I'd say ultimately it's about how, but internally it's all about why and connecting the dots.
     
  10. Mar 12, 2010 #9
    To me science should be about the why more then the how. Whats the point of useing something if you don't understand why it works? Sure the how can get you a new toy particle accelerator but the real thing to me would be having the knowledge so you don't even need to build it to know how its going to work. Of course it is possible that you can not understand the why without first going into the how but I would personally hope that is more often then not not the case.
     
  11. Mar 12, 2010 #10

    disregardthat

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    What's the point of using a computer if you don't know how it works?
     
  12. Mar 12, 2010 #11
    Good question. Who knows?
     
  13. Mar 13, 2010 #12

    disregardthat

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    It is easily answered. The point is that you don't need to know how/("why" is perhaps a better word) the computer works down to its base level if you only want to use it. Same goes with nature.
     
  14. Mar 13, 2010 #13
    You should always question things; it is how we learn. However, it may be a possibility that there ARE some questions unanswerable to humans.
     
  15. Mar 13, 2010 #14


    You were not interested to know why the atoms broke and re-connected again a moment later? I think you've stopped before the best part, the part about the living atoms, or the "emergent phenomena" as they are best known, for lack of any understanding. This is where it seems the long chain of WHY's suddenly becomes - "Because!", and then silence sets in.
     
  16. Mar 13, 2010 #15
    When you make a full circle.
     
  17. Mar 13, 2010 #16

    DaveC426913

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    I know how bio molecules do their thing. I know enough, anyway.
     
  18. Mar 13, 2010 #17
    DaveC are you just saying that you know enough for just for now and will go back to finding more about the why of it later? In that case you would still be asking why but just with a "small" break right?
     
  19. Mar 13, 2010 #18

    disregardthat

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    If you merely ask "why" there is no sensible answer. You must in every case specify what you mean by "why", what context do you want the explanation to be in, i.e. what kind of relation do you wish to draw. If Dave, say, wanted to know the relationship between subatomic particles and the atoms in a chemical formula he could ask "why" in this context. That doesn't mean that chemistry is "based" upon subatomic physics such that not asking further is blindly accepting that "that's just the way it is", there is merely a natural relation. "Why" in itself in meaningless, and any proper question of "why" is never digging to the core of something, it is expanding that something further.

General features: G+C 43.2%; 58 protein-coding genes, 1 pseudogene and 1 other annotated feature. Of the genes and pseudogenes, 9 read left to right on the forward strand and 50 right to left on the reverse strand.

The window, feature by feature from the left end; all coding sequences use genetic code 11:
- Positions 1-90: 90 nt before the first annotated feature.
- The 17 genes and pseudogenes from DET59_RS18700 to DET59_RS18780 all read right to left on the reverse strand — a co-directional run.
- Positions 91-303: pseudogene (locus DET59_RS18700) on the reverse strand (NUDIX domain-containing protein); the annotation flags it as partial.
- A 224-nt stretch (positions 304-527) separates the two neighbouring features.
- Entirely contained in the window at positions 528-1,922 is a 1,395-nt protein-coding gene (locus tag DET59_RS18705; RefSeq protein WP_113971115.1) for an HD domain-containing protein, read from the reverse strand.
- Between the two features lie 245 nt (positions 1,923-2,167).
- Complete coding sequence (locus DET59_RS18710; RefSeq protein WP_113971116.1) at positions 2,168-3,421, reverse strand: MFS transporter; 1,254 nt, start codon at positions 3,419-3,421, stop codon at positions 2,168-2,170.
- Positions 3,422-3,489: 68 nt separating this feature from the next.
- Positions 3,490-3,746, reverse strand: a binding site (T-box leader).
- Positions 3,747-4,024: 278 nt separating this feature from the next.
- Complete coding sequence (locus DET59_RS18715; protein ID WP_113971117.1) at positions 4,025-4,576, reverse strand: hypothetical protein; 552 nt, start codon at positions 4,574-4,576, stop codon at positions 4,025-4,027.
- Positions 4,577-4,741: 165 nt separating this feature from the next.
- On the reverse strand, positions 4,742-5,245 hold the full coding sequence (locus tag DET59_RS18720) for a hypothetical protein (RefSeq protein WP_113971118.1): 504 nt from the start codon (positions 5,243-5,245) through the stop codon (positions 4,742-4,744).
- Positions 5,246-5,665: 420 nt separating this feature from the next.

Last edited: Mar 13, 2010
  20. Mar 13, 2010 #19

    DaveC426913

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    I'm saying I'm satisified with knowing how muscles contract. For me, it was the transition from a macroscopic contraction to an atomic scale interaction that was a mystery. Now that I've seen that transition, I have no trouble accepting the nuts & bolts below that. I accept that that proteins fold; exactly how these ones do it is of much less interest to me.
     
  21. Mar 14, 2010 #20

    "Enough" is relative and subjective and I think it makes it almost useless in science. You do not know why bio-molecules stop behaving like bio-molecules when an organism dies. "Dead" molecules and "living" molecules are as different as they can be, behaviour-wise. The self-organisation and self-sustainability aspects are critical for the differentiation into "regular" and "bio" molecules that have acquired the ability to exchange information, process it, respond to it, carry out tasks and probably bring about the phenomenon consciousness/self-awareness(which in turn controls the molecules you said were breaking when a muscle contracts).

    The whole position that information and the information-processing capability of a living cell is strictly a by-product of atoms and molecules seems to be a dead end. I agree on this with apeiron that this approch is fruitless, something like a top-down approach or a driving principle not yet discovered must be at play. I don't see science making progress on emergent properties while sticking to the old understanding that if you break something apart, you'll understand how it works. And that was essentially my point - that at some point the WHY's meet the wall we call "emergent behaviour". Whether current knowledge is enough is subjective and very temporal even on an individual basis.

    In a wider aspect, the whole notion of answering Why questions is endless. Even if all questions were answered somehow - we could not know why there is an explanation and understanding of something. You could always ask "why is there an explanation for the explanation of the explanation of the expl...". The human way of reasoning doesn't seem to show that it's well suited for discovering deep truths, imo.
     
    Last edited: Mar 14, 2010